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Giving Birth in Zulu

Giving birth is beletha in Zulu.  The process is uku-beletha.
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It is also the act where the mother carries the baby on her back.  Beletha is an inclusive word that goes beyond the baby’s arrival.  It recognises that the child was safe and warm in the mother’s womb.  It is now in a strange place and proximity to the mother’s body helps its adjustment. 

The mother breastfeeds the child.  She sleeps with the child and carries it on her back.  Therefore, the warmth and security that was in the womb continues.  The child grows up and sleeps with brothers and cousins, a process which teaches it to love and deal with other people besides its parents.  Academics call it socialization.
Traditional societies in Africa and Asia had certain customs about giving birth.  Their sole purpose was to protect the mother and child because without children, there is no family, no race, no nation.  Nobody worried about the husband because he had more than one wife.

The dual meaning of be-le-tha should be seen in that context. The first part is in Belize, but a soft ‘b’.  The second part is pronounced as it let.  The last part as in tally.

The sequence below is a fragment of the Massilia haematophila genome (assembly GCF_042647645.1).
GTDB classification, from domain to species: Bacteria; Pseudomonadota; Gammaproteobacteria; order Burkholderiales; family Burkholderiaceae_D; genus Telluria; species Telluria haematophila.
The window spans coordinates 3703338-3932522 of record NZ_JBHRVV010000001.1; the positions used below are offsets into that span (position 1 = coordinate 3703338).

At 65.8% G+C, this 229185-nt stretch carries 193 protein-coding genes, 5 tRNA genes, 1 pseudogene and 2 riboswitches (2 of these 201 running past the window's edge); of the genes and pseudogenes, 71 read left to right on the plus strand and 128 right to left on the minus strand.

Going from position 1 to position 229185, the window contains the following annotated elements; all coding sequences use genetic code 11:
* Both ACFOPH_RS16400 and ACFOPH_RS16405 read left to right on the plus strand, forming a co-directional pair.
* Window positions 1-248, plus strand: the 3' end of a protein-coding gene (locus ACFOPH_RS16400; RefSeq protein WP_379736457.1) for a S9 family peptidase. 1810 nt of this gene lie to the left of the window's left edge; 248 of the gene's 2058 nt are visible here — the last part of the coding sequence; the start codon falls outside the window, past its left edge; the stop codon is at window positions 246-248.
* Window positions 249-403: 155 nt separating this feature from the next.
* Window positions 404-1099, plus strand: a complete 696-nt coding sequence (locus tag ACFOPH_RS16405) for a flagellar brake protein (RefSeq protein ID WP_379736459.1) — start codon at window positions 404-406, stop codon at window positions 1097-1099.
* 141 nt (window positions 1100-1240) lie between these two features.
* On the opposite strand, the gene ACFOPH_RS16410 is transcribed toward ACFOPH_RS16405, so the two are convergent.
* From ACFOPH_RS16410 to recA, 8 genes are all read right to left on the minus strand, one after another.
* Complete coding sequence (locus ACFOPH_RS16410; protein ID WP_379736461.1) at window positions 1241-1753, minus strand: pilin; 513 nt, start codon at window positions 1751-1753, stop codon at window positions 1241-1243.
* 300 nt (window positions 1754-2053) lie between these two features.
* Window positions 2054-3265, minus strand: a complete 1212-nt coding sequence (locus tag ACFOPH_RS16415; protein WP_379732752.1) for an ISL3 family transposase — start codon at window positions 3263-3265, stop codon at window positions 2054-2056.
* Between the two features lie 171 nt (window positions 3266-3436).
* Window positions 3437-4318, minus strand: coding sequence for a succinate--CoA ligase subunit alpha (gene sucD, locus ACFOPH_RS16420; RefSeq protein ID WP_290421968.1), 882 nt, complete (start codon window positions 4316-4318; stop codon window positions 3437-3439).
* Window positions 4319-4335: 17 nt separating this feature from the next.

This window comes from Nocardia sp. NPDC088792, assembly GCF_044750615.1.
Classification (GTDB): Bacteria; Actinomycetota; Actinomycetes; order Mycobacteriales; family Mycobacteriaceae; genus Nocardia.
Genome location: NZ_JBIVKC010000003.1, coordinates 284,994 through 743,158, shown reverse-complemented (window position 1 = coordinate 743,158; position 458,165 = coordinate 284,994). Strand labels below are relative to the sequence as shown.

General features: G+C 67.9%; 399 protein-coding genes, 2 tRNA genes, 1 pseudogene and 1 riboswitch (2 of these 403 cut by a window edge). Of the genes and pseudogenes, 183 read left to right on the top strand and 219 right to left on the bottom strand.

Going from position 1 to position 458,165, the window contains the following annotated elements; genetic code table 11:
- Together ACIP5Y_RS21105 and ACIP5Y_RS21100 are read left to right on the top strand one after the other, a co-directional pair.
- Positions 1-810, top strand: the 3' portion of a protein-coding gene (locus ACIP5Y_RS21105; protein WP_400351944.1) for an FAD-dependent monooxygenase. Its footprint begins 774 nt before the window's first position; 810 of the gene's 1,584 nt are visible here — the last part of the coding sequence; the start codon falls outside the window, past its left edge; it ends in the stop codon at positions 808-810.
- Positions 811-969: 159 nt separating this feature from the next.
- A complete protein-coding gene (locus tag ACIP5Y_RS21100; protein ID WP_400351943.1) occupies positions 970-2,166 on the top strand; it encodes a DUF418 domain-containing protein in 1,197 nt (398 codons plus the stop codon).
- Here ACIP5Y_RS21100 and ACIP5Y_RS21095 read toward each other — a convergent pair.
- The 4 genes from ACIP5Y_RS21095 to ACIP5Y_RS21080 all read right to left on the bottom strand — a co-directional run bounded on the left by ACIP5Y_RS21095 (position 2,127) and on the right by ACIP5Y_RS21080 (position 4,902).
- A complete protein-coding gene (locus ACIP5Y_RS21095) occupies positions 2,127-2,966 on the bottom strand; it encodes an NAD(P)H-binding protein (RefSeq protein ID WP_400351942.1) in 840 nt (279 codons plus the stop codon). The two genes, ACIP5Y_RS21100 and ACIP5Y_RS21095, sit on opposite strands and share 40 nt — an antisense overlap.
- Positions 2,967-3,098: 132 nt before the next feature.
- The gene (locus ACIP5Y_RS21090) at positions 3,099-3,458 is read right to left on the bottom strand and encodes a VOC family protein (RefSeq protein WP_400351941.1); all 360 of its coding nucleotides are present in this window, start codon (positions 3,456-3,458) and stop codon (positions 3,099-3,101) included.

ZULU
ENGLISH
U-zo-beletha nini?
When will she give birth?
U-se-zo-beletha.
She will give birth soon.
U-zo-belethe-la esibhedlela.
She will give birth in hospital.
U-zo-belethe-la ekhaya.
She will give birth at home.
U-belethe izolo.
She gave birth yesterday.
U-be-lethe kanzima.
It was a difficult birth.
U-se-belethi-le.
She has given birth.
Sa-jabula.  Ube-le-thile.
We are happy.  She has given birth.
U-be-lethi-le.  Amawele.
She has given birth.  It’s twins.
u-fe ebeletha.
She died giving birth.
Beletha ingane.
Put the child on your back.
Mama, ngi-belethe.
Mother, please carry me on your back.
U-mama u-be-le-the ingane yakhe.
The mother is carrying her child.

Nonqaba waka Msimang is the author of Sweetness, a South African novel.
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